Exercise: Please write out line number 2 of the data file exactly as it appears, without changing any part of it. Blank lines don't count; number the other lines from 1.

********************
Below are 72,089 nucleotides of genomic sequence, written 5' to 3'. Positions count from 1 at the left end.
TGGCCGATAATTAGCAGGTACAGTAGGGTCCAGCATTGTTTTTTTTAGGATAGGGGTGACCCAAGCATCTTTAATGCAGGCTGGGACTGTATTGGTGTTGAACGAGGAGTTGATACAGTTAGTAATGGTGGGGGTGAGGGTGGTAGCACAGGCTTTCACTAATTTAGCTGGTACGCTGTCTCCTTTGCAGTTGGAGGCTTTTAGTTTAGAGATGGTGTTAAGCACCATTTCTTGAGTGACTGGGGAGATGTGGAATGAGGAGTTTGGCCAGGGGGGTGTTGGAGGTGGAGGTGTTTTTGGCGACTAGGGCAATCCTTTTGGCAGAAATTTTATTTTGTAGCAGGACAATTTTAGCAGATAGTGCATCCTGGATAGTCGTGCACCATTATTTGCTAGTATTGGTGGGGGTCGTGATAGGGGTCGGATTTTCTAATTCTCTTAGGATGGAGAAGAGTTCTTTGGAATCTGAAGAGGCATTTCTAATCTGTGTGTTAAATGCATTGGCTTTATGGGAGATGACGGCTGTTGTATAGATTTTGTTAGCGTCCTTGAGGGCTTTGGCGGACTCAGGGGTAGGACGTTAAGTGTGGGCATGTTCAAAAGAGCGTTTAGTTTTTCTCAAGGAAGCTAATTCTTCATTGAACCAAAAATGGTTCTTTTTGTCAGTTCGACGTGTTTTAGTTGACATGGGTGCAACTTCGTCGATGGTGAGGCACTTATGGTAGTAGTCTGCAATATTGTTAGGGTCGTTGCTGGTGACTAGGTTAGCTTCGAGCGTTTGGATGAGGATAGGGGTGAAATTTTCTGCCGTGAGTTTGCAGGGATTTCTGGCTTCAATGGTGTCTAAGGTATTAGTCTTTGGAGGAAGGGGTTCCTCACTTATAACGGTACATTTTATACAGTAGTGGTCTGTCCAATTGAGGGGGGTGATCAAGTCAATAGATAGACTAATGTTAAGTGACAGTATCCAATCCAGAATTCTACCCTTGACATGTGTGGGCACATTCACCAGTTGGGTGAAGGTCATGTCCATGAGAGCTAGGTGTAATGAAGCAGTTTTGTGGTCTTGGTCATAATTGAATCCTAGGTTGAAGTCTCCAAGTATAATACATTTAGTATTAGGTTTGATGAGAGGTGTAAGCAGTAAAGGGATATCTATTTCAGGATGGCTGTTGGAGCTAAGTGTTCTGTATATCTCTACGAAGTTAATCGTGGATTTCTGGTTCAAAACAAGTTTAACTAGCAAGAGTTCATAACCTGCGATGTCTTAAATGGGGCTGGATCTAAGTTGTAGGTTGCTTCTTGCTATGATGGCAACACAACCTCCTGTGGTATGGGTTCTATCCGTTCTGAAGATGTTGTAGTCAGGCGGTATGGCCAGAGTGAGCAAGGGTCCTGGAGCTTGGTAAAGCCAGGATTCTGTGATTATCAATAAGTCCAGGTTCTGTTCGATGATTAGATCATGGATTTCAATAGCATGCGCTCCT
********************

TGGCCGATAATTAGCAGGTACAGTAGGGTCCAGCATTGTTTTTTTTAGGATAGGGGTGACCCAAGCATCTTTAATGCAGGCTGGGACTGTATTGGTGTTGAACGAGGAGTTGATACAGTTAGTAATGGTGGGGGTGAGGGTGGTAGCACAGGCTTTCACTAATTTAGCTGGTACGCTGTCTCCTTTGCAGTTGGAGGCTTTTAGTTTAGAGATGGTGTTAAGCACCATTTCTTGAGTGACTGGGGAGATGTGGAATGAGGAGTTTGGCCAGGGGGGTGTTGGAGGTGGAGGTGTTTTTGGCGACTAGGGCAATCCTTTTGGCAGAAATTTTATTTTGTAGCAGGACAATTTTAGCAGATAGTGCATCCTGGATAGTCGTGCACCATTATTTGCTAGTATTGGTGGGGGTCGTGATAGGGGTCGGATTTTCTAATTCTCTTAGGATGGAGAAGAGTTCTTTGGAATCTGAAGAGGCATTTCTAATCTGTGTGTTAAATGCATTGGCTTTATGGGAGATGACGGCTGTTGTATAGATTTTGTTAGCGTCCTTGAGGGCTTTGGCGGACTCAGGGGTAGGACGTTAAGTGTGGGCATGTTCAAAAGAGCGTTTAGTTTTTCTCAAGGAAGCTAATTCTTCATTGAACCAAAAATGGTTCTTTTTGTCAGTTCGACGTGTTTTAGTTGACATGGGTGCAACTTCGTCGATGGTGAGGCACTTATGGTAGTAGTCTGCAATATTGTTAGGGTCGTTGCTGGTGACTAGGTTAGCTTCGAGCGTTTGGATGAGGATAGGGGTGAAATTTTCTGCCGTGAGTTTGCAGGGATTTCTGGCTTCAATGGTGTCTAAGGTATTAGTCTTTGGAGGAAGGGGTTCCTCACTTATAACGGTACATTTTATACAGTAGTGGTCTGTCCAATTGAGGGGGGTGATCAAGTCAATAGATAGACTAATGTTAAGTGACAGTATCCAATCCAGAATTCTACCCTTGACATGTGTGGGCACATTCACCAGTTGGGTGAAGGTCATGTCCATGAGAGCTAGGTGTAATGAAGCAGTTTTGTGGTCTTGGTCATAATTGAATCCTAGGTTGAAGTCTCCAAGTATAATACATTTAGTATTAGGTTTGATGAGAGGTGTAAGCAGTAAAGGGATATCTATTTCAGGATGGCTGTTGGAGCTAAGTGTTCTGTATATCTCTACGAAGTTAATCGTGGATTTCTGGTTCAAAACAAGTTTAACTAGCAAGAGTTCATAACCTGCGATGTCTTAAATGGGGCTGGATCTAAGTTGTAGGTTGCTTCTTGCTATGATGGCAACACAACCTCCTGTGGTATGGGTTCTATCCGTTCTGAAGATGTTGTAGTCAGGCGGTATGGCCAGAGTGAGCAAGGGTCCTGGAGCTTGGTAAAGCCAGGATTCTGTGATTATCAATAAGTCCAGGTTCTGTTCGATGATTAGATCATGGATTTCAATAGCATGCGCTCCT